May 29, 2010 Justin Unger releases “This Is Freedom”

America has less freedom of speech today than ever before in its history. And those who dare to speak out for truth are often targeted and maligned. Despite this assault on personal liberty, one voice is catching the attention of everyone who hears it.

That voice is recording artist, Justin Unger; the song is “This is Freedom.”

Bursting with an emotional expression of patriotism and our faith in God, “This is Freedom” captures the ear and heart of all who hear it.

America is looking for an anchor; something to which we can hold fast that offers hope as we look to the days ahead. “This is Freedom” proves to be the song that unites us across denominational lines… across state lines.

Don’t Plan Without God

Commit your way to the Lord, trust also in Him, and He shall bring it to pass —Psalm 37:5

Don’t plan without God. God seems to have a delightful way of upsetting the plans we have made, when we have not taken Him into account. We get ourselves into circumstances that were not chosen by God, and suddenly we realize that we have been making our plans without Him— that we have not even considered Him to be a vital, living factor in the planning of our lives. And yet the only thing that will keep us from even the possibility of worrying is to bring God in as the greatest factor in all of our planning.

In spiritual issues it is customary for us to put God first, but we tend to think that it is inappropriate and unnecessary to put Him first in the practical, everyday issues of our lives. If we have the idea that we have to put on our “spiritual face” before we can come near to God, then we will never come near to Him. We must come as we are.

Don’t plan with a concern for evil in mind. Does God really mean for us to plan without taking the evil around us into account? “Love . . . thinks no evil” (1 Corinthians 13:4-5). Love is not ignorant of the existence of evil, but it does not take it into account as a factor in planning. When we were apart from God, we did take evil into account, doing all of our planning with it in mind, and we tried to reason out all of our work from its standpoint.

Don’t plan with a rainy day in mind. You cannot hoard things for a rainy day if you are truly trusting Christ. Jesus said, “Let not your heart be troubled . . .” (John 14:1). God will not keep your heart from being troubled. It is a command— “Let not. . . .” To do it, continually pick yourself up, even if you fall a hundred and one times a day, until you get into the habit of putting God first and planning with Him in mind.

by Oswald Chambers

The Grace to Keep Going

Romans 16:17-20

“I can’t take it.” “I give up.” “I quit.” These are powerful words which, when we act on them, deeply impact others’ lives as well as our own. Let’s look at three key things that could cause us to express such sentiments.

First, Satan and his fallen angels’ influence can be a factor in our choice to walk away from God’s plan. Their involvement in our goings-on can tempt us to stop waiting on the Lord for solutions and instead seek a more immediate way out. But running ahead of God is the same as declaring that His promises don’t hold true. This is what the devil wants—he tries to redirect our focus away from hope in Jesus Christ and onto our negative emotions. His tactic is to make us feel discouraged and helpless so we will be less effective for the kingdom.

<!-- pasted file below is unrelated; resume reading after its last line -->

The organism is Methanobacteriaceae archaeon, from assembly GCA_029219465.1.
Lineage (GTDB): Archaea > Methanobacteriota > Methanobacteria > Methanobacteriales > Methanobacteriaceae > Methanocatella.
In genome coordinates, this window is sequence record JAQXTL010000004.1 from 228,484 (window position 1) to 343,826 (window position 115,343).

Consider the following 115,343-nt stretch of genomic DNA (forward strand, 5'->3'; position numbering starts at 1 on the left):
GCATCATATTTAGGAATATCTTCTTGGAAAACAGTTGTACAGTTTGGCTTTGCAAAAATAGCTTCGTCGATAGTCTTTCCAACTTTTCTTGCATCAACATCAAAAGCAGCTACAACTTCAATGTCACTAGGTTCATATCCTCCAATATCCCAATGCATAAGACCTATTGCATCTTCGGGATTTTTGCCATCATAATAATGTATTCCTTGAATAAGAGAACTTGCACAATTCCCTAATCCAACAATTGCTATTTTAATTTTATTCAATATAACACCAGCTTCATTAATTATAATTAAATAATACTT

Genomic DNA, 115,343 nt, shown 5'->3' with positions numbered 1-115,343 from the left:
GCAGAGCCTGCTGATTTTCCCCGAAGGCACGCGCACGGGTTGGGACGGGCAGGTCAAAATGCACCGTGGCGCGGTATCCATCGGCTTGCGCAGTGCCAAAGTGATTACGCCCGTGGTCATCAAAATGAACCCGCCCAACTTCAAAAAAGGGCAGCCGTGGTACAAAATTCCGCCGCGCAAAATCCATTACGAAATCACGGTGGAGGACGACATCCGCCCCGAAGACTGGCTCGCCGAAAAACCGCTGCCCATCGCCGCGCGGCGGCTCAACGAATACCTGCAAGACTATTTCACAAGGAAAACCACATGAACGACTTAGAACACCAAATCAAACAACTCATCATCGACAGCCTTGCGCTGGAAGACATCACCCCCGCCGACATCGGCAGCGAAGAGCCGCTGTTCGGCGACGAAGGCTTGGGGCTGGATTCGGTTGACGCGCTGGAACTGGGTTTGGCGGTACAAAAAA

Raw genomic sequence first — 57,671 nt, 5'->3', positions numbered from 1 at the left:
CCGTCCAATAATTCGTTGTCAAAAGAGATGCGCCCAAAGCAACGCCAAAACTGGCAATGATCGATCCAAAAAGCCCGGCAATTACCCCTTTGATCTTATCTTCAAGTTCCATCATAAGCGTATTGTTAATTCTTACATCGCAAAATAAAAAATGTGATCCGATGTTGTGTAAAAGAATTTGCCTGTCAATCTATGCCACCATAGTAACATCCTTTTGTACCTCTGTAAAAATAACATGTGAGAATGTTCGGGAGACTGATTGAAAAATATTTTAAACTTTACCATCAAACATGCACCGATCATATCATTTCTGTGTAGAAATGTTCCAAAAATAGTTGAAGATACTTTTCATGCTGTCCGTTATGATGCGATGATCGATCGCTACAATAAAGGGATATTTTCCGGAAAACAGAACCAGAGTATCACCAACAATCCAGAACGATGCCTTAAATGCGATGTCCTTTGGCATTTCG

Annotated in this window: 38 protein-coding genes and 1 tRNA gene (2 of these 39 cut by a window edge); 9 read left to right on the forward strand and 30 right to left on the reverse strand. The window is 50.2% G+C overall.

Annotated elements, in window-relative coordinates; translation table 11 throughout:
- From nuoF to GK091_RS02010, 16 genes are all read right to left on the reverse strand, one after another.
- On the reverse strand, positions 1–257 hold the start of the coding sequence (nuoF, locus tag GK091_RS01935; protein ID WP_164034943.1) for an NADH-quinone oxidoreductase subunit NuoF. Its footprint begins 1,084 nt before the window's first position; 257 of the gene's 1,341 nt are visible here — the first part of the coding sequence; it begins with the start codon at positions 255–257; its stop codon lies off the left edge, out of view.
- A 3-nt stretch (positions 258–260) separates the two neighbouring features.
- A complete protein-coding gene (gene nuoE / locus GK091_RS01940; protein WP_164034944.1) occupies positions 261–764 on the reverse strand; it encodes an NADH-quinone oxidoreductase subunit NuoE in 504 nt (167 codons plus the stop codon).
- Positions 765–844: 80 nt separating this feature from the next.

A second reason we stop following God’s plan is the influence of our culture. Ungodly people are always ready to give believers advice, and too often we find the world’s methods and “wisdom” attractive. Divine direction is needed if we are to set ourselves apart from nonbelievers’ thinking and yet stay close enough to be able to share God’s viewpoint and message of hope with them.

The inclinations of our natural self—known as “the flesh” (Rom. 8:8)—conflict with our new nature, tempting us to abandon God’s way. Sacrifice isn’t comfortable; our innate tendency is to do what feels good and benefits us or those we love.

God declares that His grace is sufficient to keep us going in every situation. That means we need never give up. How does this apply to your life today?

The Nature of Our Calling

“Who hath saved us, and called us with an holy calling, not according to our works, but according to his own purpose and grace, which was given us in Christ Jesus before the world began.” (2 Timothy 1:9)

Our “calling” (Greek klesis) to follow Christ was not a matter of human decision, and certainly not one based on human works, for it was issued in Christ before He had even created us. In some inscrutable way, we were a part of His eternal purpose, and it was altogether by His grace. We were “chosen . . . before the foundation of the world, that we should be holy and without blame before him in love” (Ephesians 1:4).